Perinatal autopsy remains the gold-standard procedure used to establish the fetal, neonatal or infant abnormalities. Progressively, perinatal pathology has become a specialized field with important roles of audit for fetal prenatal diagnostic tools, in parents counseling regarding future pregnancies, in scientific research, for epidemiology of congenital abnormalities and teaching. The differences between prenatal ultrasound and autopsy reports represent a strong argument for the autopsy examination following termination of pregnancy. The reasons for such discrepancies are related to the ultrasonographic or pathological examination conditions, the type of the anomalies, the expertise and availability of the operators. Several facts led to an undesirable increase of refusals from parents to consent to a conventional invasive autopsy: the centralization of pathology services, the poor counseling provided by non-experts in fetal medicine and the clinicians' over-appreciation of the importance of the ultrasound diagnostic investigation. Although non-invasive alternatives have been tested with promising results, conventional autopsy remains the gold standard technique for the prenatal diagnosis audit. We report and analyze several cases of prenatally diagnosed malformed fetuses with different particularities that underline the necessity of perinatal autopsy. We discuss the antenatal findings and management and post-mortem autopsies in the respective pregnancies.

  18. Rib fractures at postmortem computed tomography (PMCT) validated against the autopsy.

    PubMed

    Schulze, Claudia; Hoppe, Hanno; Schweitzer, Wolf; Schwendener, Nicole; Grabherr, Silke; Jackowski, Christian

    2013-12-10

    To evaluate the sensitivity of postmortem computed tomography (PMCT) in rib fracture detection validated against autopsy. Fifty-one forensic cases underwent a postmortem CT prior to forensic autopsy. Two image readers (radiologist and forensic pathologist) assessed high resolution CT data sets for rib fractures. Correct recognition rates (CRR), sensitivity and specificity values were calculated over all observations as well as individually for every rib and region. Additionally, for partial rib fractures the sensitivity of autopsy was calculated vice versa. 3876 entries in each study protocol (autopsy, PMCT radiologist and PMCT forensic pathologist) were investigated. A total of 690 fractures (autopsy), 491 (PMCT and radiologist) and 559 (PMCT and forensic pathologist) were detected. The CRR was 0.85. Sensitivity and specificity of PMCT for rib fracture detection were 0.63 (0.58 radiologist, 0.68 forensic pathologist) and 0.97 (both readers 0.97), respectively. Low CRR and sensitivity values were obtained for antero-lateral fractures. Partial rib fractures were better detected by PMCT. PMCT has a rather low sensitivity for rib fracture detection when validated against autopsy and indicates that clinical CT may also demonstrate a reasonable number of false negatives. Partial rib fractures often remain undetected at autopsy. Copyright © 2013 Elsevier Ireland Ltd. All rights reserved.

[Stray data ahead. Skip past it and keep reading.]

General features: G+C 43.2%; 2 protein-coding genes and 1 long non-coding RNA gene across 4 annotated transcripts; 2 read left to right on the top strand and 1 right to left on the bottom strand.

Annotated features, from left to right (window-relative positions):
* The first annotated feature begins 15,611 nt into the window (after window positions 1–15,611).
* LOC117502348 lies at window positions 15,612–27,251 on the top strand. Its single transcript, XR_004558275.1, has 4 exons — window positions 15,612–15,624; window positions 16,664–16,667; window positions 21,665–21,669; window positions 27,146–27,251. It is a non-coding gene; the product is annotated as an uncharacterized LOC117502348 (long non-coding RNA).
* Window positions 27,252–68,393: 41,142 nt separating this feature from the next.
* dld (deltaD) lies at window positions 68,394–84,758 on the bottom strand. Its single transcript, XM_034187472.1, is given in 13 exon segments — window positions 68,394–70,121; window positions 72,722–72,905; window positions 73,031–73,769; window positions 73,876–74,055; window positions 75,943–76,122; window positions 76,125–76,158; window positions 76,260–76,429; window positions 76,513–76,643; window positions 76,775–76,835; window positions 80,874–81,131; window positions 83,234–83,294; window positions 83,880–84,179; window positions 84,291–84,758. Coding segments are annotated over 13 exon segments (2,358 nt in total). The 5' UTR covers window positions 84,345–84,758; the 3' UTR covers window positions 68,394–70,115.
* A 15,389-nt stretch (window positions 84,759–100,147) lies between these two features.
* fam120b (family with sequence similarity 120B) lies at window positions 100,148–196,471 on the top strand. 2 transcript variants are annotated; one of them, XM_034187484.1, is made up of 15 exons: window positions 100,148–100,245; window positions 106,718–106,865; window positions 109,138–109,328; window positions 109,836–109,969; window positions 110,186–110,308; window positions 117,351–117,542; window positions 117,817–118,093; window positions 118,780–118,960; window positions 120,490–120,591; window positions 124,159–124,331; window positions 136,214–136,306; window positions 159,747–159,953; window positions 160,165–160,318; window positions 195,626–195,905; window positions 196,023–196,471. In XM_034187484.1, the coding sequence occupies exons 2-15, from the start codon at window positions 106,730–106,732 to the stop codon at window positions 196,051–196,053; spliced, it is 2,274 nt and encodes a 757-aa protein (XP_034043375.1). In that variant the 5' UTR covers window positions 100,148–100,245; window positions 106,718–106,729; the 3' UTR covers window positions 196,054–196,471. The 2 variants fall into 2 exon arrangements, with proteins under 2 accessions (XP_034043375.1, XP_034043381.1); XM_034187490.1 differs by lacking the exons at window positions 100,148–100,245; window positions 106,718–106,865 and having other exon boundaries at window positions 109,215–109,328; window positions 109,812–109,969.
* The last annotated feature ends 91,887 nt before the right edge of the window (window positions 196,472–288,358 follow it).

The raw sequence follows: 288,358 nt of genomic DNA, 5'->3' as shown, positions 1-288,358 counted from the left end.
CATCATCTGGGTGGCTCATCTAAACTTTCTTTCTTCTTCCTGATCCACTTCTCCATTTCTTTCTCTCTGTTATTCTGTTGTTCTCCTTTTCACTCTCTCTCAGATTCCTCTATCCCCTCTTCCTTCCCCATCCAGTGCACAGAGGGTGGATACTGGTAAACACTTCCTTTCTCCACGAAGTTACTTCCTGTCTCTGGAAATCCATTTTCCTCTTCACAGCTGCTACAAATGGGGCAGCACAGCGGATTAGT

19. Performance of the Tariff Method: validation of a simple additive algorithm for analysis of verbal autopsies

    PubMed Central

    2011-01-01

    Background Verbal autopsies provide valuable information for studying mortality patterns in populations that lack reliable vital registration data. Methods for transforming verbal autopsy results into meaningful information for health workers and policymakers, however, are often costly or complicated to use. We present a simple additive algorithm, the Tariff Method (termed Tariff), which can be used for assigning individual cause of death and for determining cause-specific mortality fractions (CSMFs) from verbal autopsy data. Methods Tariff calculates a score, or "tariff," for each cause, for each sign/symptom, across a pool of validated verbal autopsy data. The tariffs are summed for a given response pattern in a verbal autopsy, and this sum (score) provides the basis for predicting the cause of death in a dataset. We implemented this algorithm and evaluated the method's predictive ability, both in terms of chance-corrected concordance at the individual cause assignment level and in terms of CSMF accuracy at the population level. The analysis was conducted separately for adult, child, and neonatal verbal autopsies across 500 pairs of train-test validation verbal autopsy data. Results Tariff is capable of outperforming physician-certified verbal autopsy in most cases. In terms of chance-corrected concordance, the method achieves 44.5% in adults, 39% in children, and 23.9% in neonates. CSMF accuracy was 0.745 in adults, 0.709 in children, and 0.679 in neonates. Conclusions Verbal autopsies can be an efficient means of obtaining cause of death data, and Tariff provides an intuitive, reliable method for generating individual cause assignment and CSMFs. The method is transparent and flexible and can be readily implemented by users without training in statistics or computer science. PMID:21816107

  20. Simplified Symptom Pattern Method for verbal autopsy analysis: multisite validation study using clinical diagnostic gold standards

    PubMed Central

    2011-01-01